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Some Tips on Past Tenses Illustration (Intermediate Level)

Example:  “我吃了火锅”

1. We know that when you add “了” after a verb, it indicates that this action happened at some time in the past, like“我吃了火锅” just means “ I ate a hotpot.” In this sentence, you can also put “了” after the object, to say “我吃火锅了” It’s absolutely the same as “我吃了火锅” They have the same meaning.

But when the object of the verb is quantified, like “I ate hotpot three times,” you can only say “我吃了三次火锅” Like:

  • “上个星期,我吃了三次火锅 – I ate hotpot three times last week.”
  • “去年五月,我吃了三次火锅 – I ate hotpots three times last May.”

It’s typical past tense, the same as in English.

  • The negative: “我没吃火锅。”“上个星期,我没吃火锅。”

2. When you talk about your past experiences, you need to add “过” after the verb, like

  • “我吃过臭豆腐。 – I’ve ever eaten stinky tofu before. ”
  • “我去过南极。 – I’ve been to the South Pole before.”

When the object is quantified, like “I’ve eaten hotpot three times” you can say “我吃过三次火锅。” It still shows your experiences; it means that you’ve only ever eaten hotpot three times in your lifetime.
The negative: “我没吃过火锅。”

3. But if you want to say “I’ve eaten hotpot three times from the first time I’d eaten it up to now,” you need to say “我吃了三次火锅了。” It’s like the perfect progressive in English. It means from the first time you eat hotpot, up to the moment you’re speaking, you’ve eaten hotpot three times.

So from a point in time in the past, up to the moment of speaking, you have done something for many times, you can use this structure, like “这个月,我吃了三次火锅了。- I’ve eaten hotpot three times this month.” It means from the beginning of this month up to the moment you are speaking, you’ve eaten the hotpot three times.

And from a point in time in the past up to the moment of speaking, you have been doing something fora period of time, you can still use this structure, like in English: “I’ve been learning Chinese for three years,” can also be translated into “我学了三年汉语了。” It means from the first time you started learning Chinese up to the moment of speaking, you’ve been learning Chinese for three years.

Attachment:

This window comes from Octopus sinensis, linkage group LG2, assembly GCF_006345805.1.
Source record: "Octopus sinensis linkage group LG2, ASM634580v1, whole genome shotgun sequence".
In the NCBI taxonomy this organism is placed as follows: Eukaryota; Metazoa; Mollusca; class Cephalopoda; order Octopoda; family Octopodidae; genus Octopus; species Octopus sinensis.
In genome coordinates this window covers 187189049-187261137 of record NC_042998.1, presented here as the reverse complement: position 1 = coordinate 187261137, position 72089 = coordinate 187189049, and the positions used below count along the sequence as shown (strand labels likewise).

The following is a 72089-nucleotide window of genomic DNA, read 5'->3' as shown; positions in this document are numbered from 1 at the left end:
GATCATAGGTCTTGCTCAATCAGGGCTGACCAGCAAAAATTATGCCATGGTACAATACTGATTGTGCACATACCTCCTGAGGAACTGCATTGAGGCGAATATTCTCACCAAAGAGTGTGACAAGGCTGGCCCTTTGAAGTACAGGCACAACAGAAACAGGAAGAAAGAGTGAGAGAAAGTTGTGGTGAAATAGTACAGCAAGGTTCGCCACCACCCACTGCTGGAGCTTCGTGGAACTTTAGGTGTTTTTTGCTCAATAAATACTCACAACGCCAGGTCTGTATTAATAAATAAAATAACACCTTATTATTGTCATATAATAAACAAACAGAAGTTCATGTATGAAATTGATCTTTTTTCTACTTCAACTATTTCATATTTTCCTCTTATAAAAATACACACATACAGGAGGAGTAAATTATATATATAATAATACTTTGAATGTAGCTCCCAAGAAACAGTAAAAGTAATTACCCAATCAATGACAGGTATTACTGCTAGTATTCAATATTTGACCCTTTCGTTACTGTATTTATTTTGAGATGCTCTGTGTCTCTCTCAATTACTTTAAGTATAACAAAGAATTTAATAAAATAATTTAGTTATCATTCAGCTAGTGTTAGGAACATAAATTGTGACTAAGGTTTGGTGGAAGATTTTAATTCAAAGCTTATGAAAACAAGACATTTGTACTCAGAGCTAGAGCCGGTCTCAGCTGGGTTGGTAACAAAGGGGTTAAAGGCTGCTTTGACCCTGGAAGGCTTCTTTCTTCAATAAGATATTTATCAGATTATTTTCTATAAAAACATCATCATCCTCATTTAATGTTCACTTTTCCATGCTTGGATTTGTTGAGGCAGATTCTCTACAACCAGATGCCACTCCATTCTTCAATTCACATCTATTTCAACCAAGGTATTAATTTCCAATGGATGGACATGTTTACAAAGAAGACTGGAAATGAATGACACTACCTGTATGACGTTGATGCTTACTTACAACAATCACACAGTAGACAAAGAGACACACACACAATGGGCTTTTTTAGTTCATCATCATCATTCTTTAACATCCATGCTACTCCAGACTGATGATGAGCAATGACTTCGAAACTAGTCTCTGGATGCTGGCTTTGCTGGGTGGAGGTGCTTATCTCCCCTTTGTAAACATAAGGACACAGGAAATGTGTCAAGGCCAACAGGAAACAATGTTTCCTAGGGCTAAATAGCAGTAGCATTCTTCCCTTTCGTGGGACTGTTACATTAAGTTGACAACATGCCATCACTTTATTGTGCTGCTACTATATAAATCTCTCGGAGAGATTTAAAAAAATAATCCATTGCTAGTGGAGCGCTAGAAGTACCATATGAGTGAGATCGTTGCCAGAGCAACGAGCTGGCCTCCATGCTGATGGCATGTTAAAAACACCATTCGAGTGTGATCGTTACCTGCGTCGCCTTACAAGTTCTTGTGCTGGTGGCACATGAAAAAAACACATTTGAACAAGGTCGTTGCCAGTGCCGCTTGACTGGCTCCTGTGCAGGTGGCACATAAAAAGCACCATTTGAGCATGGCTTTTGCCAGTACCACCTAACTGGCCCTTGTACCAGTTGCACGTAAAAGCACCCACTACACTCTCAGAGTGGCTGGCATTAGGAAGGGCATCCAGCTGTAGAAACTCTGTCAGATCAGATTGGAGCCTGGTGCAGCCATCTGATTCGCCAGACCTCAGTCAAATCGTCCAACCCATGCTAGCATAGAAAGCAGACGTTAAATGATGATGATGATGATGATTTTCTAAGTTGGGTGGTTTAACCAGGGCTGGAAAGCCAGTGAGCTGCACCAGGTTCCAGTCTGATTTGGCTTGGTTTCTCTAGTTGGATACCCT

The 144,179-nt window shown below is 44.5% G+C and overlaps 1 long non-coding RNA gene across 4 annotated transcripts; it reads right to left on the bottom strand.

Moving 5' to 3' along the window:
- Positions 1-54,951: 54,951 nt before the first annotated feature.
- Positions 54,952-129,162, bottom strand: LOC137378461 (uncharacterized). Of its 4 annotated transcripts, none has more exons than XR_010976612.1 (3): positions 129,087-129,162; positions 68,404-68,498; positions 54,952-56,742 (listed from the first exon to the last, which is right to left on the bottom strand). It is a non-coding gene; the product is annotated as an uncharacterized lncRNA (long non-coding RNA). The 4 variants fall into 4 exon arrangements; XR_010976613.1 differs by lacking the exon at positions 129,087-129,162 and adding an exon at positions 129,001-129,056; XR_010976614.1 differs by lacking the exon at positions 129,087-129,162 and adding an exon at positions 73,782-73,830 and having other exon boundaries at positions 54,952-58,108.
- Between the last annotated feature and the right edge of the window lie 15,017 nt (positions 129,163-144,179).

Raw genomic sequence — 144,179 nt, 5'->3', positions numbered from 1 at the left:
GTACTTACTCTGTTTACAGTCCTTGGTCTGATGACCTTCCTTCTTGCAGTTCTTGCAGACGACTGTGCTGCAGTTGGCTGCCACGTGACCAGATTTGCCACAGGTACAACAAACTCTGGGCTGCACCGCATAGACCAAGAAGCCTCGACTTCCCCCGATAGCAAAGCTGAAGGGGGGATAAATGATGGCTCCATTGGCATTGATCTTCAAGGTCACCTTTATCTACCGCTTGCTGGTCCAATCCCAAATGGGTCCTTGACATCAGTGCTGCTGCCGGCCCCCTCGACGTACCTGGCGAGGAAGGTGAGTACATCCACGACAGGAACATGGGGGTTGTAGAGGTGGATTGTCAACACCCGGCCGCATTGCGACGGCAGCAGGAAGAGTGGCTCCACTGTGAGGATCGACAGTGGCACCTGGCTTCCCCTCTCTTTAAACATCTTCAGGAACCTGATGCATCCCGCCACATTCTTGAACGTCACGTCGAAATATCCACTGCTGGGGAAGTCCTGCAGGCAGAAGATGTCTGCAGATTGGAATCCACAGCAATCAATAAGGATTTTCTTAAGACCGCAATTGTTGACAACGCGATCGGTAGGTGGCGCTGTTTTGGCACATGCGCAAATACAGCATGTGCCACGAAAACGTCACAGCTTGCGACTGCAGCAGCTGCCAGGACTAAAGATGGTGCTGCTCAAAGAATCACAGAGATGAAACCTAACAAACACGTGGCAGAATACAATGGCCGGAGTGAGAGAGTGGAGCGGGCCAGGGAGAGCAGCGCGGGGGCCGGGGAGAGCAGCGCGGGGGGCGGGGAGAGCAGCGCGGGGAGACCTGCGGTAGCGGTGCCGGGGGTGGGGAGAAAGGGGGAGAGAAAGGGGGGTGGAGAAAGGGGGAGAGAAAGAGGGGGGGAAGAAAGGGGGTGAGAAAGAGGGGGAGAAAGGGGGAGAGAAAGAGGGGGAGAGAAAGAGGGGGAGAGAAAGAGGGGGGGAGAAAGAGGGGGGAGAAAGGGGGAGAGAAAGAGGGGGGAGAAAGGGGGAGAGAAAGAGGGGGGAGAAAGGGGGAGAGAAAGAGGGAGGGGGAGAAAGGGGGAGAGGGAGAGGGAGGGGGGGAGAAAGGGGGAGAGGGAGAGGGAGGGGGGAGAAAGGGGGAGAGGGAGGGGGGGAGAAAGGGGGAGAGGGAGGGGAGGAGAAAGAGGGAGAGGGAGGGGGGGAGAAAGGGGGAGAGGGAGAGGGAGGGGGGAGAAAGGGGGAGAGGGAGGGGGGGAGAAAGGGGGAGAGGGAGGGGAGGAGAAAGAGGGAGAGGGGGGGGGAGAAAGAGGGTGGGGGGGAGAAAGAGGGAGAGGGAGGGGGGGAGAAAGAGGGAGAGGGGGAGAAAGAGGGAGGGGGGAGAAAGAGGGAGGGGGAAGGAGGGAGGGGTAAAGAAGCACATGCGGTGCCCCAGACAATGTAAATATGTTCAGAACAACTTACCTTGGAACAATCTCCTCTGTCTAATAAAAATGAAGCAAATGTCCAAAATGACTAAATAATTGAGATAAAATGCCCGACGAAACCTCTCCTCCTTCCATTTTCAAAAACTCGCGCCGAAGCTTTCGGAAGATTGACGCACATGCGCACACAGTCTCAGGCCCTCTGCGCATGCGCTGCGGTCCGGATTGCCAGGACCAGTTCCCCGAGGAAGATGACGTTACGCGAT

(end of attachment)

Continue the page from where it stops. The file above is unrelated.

In Summary:


  • I ate hotpot at noon. 中午,我吃火锅了。
  • It’s my first time to eat hotpot. 这是我第一次吃火锅。
  • I’ve never eaten the hotpot before. 我以前没吃过火锅。
  • Have you ever eaten hotpot? 你吃过火锅吗?


  • I’ve eaten the hotpot many times. 我吃过很多次火锅。
  • I’ve already eaten the hotpot three times this month. 这个月,我已经吃了三次火锅了。

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Qin Chen focuses on teaching Chinese and language acquisition. She is willing to introduce more about Chinese learning ways and skills. Now, she is working as Mandarin teacher at All Mandarin.

This Post Has 3 Comments

  1. “我吃过臭豆腐。 – I’ve ever eaten stinky tofu before. ”
    “Ever”? Is this a typo? Confused now…

  2. @disqus_W4zOXabREw:disqus F. Many Chinese have an incomplete understanding of aspect in English, and they tend to translate literally from Chinese into Engish (as Ms. Qin did when she wrote *”I’ve ever eaten stinky tofu before”).

    @Qin Chen: Ms. Qin, in English we often have rules that apply to some moods (such as questions or negatives, the interrogative and negative moods) but not statements (i.e. the indicative mood). In this case, we use ‘ever’ with the present perfect in questions (e.g. Have you ever had hot pot?) and negatives (e.g. I’ve never, ever tried that. ‘Never’ is in fact a negative form of ‘ever’.), but not with statements. We would write, “I’ve eaten stinky tofu before, ” without ‘ever’.

    However, in Mandarin, the experiential aspect marker, 过/-guo, is not restricted to certain moods. It must be used in statements, questions, and negatives.

    Just remember that ‘ever’ is not a 1:1 exact translation of 过/-guo. 过/-guo is a grammatical suffix that is required; ‘ever’ is an optional adverb.

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